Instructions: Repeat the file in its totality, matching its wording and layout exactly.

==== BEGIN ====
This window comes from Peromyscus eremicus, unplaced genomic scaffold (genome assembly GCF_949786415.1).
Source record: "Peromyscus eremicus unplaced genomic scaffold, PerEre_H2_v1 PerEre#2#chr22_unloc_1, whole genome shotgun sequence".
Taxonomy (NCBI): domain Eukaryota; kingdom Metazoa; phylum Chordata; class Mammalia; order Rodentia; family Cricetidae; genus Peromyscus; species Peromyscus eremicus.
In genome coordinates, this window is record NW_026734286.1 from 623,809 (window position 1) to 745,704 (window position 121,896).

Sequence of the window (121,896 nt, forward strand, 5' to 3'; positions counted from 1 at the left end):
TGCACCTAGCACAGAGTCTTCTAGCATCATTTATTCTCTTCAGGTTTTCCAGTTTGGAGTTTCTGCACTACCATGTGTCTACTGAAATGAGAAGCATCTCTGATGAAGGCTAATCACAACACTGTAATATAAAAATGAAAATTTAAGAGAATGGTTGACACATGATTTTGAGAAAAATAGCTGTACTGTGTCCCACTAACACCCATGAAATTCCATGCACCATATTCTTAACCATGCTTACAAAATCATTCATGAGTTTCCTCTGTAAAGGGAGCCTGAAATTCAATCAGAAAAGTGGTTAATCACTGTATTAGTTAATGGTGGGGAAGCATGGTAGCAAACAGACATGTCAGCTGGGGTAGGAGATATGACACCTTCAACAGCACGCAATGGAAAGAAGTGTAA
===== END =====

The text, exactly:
This window comes from Peromyscus eremicus, unplaced genomic scaffold (genome assembly GCF_949786415.1).
Source record: "Peromyscus eremicus unplaced genomic scaffold, PerEre_H2_v1 PerEre#2#chr22_unloc_1, whole genome shotgun sequence".
Taxonomy (NCBI): domain Eukaryota; kingdom Metazoa; phylum Chordata; class Mammalia; order Rodentia; family Cricetidae; genus Peromyscus; species Peromyscus eremicus.
In genome coordinates, this window is record NW_026734286.1 from 623,809 (window position 1) to 745,704 (window position 121,896).

Sequence of the window (121,896 nt, forward strand, 5' to 3'; positions counted from 1 at the left end):
TGCACCTAGCACAGAGTCTTCTAGCATCATTTATTCTCTTCAGGTTTTCCAGTTTGGAGTTTCTGCACTACCATGTGTCTACTGAAATGAGAAGCATCTCTGATGAAGGCTAATCACAACACTGTAATATAAAAATGAAAATTTAAGAGAATGGTTGACACATGATTTTGAGAAAAATAGCTGTACTGTGTCCCACTAACACCCATGAAATTCCATGCACCATATTCTTAACCATGCTTACAAAATCATTCATGAGTTTCCTCTGTAAAGGGAGCCTGAAATTCAATCAGAAAAGTGGTTAATCACTGTATTAGTTAATGGTGGGGAAGCATGGTAGCAAACAGACATGTCAGCTGGGGTAGGAGATATGACACCTTCAACAGCACGCAATGGAAAGAAGTGTAA